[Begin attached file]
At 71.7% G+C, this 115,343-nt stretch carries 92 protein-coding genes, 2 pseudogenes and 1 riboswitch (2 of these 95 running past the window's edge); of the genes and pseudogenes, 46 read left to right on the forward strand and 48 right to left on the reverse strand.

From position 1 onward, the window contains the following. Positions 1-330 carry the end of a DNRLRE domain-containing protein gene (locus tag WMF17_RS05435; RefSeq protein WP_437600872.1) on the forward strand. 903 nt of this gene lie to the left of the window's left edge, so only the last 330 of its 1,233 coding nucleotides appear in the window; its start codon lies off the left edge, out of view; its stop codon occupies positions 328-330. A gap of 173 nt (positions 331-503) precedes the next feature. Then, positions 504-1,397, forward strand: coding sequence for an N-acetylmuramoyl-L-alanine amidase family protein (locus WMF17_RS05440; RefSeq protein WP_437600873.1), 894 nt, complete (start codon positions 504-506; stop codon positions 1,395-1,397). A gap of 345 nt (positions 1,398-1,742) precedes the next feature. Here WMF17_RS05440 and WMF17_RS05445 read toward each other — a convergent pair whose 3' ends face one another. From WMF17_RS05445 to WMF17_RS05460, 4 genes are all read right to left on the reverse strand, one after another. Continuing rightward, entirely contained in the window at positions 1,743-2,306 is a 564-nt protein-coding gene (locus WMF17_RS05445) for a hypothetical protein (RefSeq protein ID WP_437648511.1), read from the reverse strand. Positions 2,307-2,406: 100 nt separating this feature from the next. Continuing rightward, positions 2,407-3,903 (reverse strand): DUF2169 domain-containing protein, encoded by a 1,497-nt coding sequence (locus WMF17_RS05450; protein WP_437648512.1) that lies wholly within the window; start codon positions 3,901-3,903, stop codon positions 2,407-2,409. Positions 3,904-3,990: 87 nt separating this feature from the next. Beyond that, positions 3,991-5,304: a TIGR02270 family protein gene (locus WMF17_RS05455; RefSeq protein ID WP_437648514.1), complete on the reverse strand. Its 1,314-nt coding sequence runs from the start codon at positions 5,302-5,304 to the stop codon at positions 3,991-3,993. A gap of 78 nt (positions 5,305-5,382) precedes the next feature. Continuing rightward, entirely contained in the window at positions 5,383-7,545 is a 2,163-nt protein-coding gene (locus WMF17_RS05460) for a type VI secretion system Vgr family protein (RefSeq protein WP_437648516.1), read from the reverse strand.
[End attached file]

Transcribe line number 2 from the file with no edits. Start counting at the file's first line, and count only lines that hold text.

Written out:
From position 1 onward, the window contains the following. Positions 1-330 carry the end of a DNRLRE domain-containing protein gene (locus tag WMF17_RS05435; RefSeq protein WP_437600872.1) on the forward strand. 903 nt of this gene lie to the left of the window's left edge, so only the last 330 of its 1,233 coding nucleotides appear in the window; its start codon lies off the left edge, out of view; its stop codon occupies positions 328-330. A gap of 173 nt (positions 331-503) precedes the next feature. Then, positions 504-1,397, forward strand: coding sequence for an N-acetylmuramoyl-L-alanine amidase family protein (locus WMF17_RS05440; RefSeq protein WP_437600873.1), 894 nt, complete (start codon positions 504-506; stop codon positions 1,395-1,397). A gap of 345 nt (positions 1,398-1,742) precedes the next feature. Here WMF17_RS05440 and WMF17_RS05445 read toward each other — a convergent pair whose 3' ends face one another. From WMF17_RS05445 to WMF17_RS05460, 4 genes are all read right to left on the reverse strand, one after another. Continuing rightward, entirely contained in the window at positions 1,743-2,306 is a 564-nt protein-coding gene (locus WMF17_RS05445) for a hypothetical protein (RefSeq protein ID WP_437648511.1), read from the reverse strand. Positions 2,307-2,406: 100 nt separating this feature from the next. Continuing rightward, positions 2,407-3,903 (reverse strand): DUF2169 domain-containing protein, encoded by a 1,497-nt coding sequence (locus WMF17_RS05450; protein WP_437648512.1) that lies wholly within the window; start codon positions 3,901-3,903, stop codon positions 2,407-2,409. Positions 3,904-3,990: 87 nt separating this feature from the next. Beyond that, positions 3,991-5,304: a TIGR02270 family protein gene (locus WMF17_RS05455; RefSeq protein ID WP_437648514.1), complete on the reverse strand. Its 1,314-nt coding sequence runs from the start codon at positions 5,302-5,304 to the stop codon at positions 3,991-3,993. A gap of 78 nt (positions 5,305-5,382) precedes the next feature. Continuing rightward, entirely contained in the window at positions 5,383-7,545 is a 2,163-nt protein-coding gene (locus WMF17_RS05460) for a type VI secretion system Vgr family protein (RefSeq protein WP_437648516.1), read from the reverse strand.